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Orleans Medical Clinic Notifies 6,890 Patients of PHI Breach

Orleans Medical Clinic in Indiana is notifying all current and former patients that their protected health information has potentially been accessed by an unauthorized individual.

On or around April 17, 2016, the clinic noticed suspicious activity on a server used to store patients’ PHI. Immediate action was taken to secure the server and prevent data access. An investigation was also launched to determine whether patient data had been viewed or copied by the attacker.

The investigation revealed that an external third party first gained access to the server on April 5, 2016 and access continued for a period of almost two weeks. Orleans Medical Clinic had conducted a server upgrade; however, after the work was completed the server was accidentally left unprotected. No evidence was uncovered to suggest that PHI was viewed or obtained by the hacker, but it was not possible to rule out the possibility that PHI was compromised.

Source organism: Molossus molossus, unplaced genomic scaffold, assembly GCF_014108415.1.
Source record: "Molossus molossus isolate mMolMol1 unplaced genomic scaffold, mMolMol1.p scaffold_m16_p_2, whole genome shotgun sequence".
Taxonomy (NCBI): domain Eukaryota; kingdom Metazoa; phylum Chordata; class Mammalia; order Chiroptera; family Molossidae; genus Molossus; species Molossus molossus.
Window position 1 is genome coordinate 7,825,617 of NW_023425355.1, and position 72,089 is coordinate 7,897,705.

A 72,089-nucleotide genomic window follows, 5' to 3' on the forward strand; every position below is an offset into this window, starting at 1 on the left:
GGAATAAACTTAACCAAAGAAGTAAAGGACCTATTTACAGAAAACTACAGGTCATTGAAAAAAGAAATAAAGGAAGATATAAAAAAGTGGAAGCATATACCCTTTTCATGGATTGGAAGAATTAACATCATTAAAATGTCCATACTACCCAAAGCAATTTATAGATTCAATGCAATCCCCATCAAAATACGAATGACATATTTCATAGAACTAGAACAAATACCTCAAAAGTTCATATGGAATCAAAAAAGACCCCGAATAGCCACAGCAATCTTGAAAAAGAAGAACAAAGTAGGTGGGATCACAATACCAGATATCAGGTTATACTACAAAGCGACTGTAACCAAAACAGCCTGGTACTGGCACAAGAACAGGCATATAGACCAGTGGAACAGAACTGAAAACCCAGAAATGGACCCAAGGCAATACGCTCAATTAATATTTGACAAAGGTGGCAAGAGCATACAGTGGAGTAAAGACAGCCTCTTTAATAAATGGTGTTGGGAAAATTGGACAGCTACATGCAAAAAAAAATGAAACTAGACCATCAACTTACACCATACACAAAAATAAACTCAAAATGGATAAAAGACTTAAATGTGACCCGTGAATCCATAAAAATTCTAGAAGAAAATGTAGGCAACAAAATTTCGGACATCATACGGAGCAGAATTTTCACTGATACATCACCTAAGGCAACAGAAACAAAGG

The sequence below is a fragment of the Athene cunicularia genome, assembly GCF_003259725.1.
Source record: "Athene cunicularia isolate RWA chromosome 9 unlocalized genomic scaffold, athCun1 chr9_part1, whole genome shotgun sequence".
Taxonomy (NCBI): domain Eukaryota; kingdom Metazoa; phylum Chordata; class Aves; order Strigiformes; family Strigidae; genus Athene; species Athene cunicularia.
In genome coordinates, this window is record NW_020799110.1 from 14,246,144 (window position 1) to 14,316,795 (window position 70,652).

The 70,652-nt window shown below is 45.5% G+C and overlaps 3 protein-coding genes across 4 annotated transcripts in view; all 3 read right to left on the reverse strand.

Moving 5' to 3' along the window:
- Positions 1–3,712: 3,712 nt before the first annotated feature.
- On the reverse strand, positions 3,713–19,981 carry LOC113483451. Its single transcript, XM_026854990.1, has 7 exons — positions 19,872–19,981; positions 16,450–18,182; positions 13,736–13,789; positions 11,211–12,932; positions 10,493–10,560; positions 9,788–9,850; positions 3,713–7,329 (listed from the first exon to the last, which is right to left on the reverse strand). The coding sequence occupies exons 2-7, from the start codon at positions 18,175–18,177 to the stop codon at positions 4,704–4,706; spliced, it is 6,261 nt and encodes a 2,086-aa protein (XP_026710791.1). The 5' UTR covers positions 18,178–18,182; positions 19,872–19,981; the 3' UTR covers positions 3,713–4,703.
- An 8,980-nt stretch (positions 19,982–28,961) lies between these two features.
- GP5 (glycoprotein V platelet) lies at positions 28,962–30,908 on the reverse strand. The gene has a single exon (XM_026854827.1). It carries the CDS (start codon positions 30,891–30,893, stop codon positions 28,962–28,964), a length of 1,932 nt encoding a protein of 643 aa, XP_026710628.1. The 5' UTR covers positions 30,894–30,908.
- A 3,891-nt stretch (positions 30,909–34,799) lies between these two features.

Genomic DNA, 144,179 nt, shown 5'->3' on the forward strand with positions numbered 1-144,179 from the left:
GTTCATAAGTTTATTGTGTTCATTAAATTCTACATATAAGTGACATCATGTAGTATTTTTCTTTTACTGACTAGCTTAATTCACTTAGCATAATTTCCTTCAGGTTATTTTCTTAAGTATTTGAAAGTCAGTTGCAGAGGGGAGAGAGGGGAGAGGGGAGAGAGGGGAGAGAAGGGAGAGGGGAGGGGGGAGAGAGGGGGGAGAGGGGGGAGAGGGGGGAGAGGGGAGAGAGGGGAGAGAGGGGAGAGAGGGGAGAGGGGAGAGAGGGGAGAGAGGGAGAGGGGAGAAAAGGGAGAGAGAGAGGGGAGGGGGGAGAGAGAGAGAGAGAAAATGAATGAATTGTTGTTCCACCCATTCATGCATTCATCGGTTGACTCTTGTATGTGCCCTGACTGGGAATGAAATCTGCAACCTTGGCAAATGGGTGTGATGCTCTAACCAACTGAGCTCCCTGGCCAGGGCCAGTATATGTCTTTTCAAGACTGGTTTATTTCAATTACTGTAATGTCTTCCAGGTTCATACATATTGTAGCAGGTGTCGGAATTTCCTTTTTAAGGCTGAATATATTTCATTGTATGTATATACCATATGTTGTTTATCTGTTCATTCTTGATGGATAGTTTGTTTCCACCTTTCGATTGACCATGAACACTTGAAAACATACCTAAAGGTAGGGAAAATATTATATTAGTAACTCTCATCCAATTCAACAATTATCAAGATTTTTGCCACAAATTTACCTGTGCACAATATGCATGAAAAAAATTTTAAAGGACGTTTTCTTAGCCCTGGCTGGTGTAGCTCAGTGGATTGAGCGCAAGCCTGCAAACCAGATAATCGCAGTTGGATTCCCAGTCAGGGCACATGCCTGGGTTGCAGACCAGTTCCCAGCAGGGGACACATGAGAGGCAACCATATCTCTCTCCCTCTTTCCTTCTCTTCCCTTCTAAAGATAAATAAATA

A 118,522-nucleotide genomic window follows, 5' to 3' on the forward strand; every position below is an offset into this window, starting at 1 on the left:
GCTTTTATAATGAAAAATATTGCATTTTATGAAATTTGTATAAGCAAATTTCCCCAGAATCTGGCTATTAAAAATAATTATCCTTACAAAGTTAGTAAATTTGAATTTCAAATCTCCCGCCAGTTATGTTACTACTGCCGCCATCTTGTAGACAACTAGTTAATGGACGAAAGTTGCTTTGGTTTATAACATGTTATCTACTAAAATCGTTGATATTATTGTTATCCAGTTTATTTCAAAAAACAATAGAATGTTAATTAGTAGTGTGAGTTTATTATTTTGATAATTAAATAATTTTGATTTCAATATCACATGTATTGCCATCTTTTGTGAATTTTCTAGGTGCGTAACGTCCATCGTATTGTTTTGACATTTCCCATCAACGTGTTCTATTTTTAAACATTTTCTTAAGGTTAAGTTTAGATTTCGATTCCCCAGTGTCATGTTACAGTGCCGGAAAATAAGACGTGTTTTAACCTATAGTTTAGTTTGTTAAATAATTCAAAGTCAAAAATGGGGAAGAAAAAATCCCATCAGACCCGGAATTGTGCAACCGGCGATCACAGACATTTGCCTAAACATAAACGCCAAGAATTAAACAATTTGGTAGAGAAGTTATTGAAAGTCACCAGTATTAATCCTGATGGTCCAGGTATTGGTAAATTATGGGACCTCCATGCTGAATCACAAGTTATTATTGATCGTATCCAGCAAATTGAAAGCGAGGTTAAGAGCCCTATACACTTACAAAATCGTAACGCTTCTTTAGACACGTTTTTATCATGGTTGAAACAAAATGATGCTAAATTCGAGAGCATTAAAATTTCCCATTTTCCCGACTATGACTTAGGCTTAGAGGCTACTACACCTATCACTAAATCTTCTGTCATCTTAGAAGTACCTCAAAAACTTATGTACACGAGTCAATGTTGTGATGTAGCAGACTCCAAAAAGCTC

The server was used to store the electronic medical records of patients. While no financial information was stored on the server, patients have potentially had their name, address, contact information, demographic data, date of birth, medical history, and Social Security number compromised.

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It is not clear why it took so long to notify patients of the breach. Improper PHI access was first discovered on April 17, but it took almost four months to send breach notification letters to patients. According to the substitute breach notice that was uploaded to the company’s website in the past few days, confirmation of the individuals affected by the breach was not received by the Clinic until July 21, 2016.

All current and former patients of the clinic have been offered complimentary identity theft protection services with Equifax Personal Solutions for a period of 12 months.

The incident has been reported to the Department of Health and Human Services’ Office for Civil Rights and an investigation has been initiated. The FBI and the Indiana Attorney General’s Office have also been informed of the security breach and each is conducting its own investigation. According to the OCR breach report, 6,890 patients have been affected.

Author: Steve Alder is the editor-in-chief of HIPAA Journal. Steve is responsible for editorial policy regarding the topics covered on HIPAA Journal. He is a specialist on healthcare industry legal and regulatory affairs, and has several years of experience writing about HIPAA and other related legal topics. Steve has developed a deep understanding of regulatory issues surrounding the use of information technology in the healthcare industry and has written hundreds of articles on HIPAA-related topics.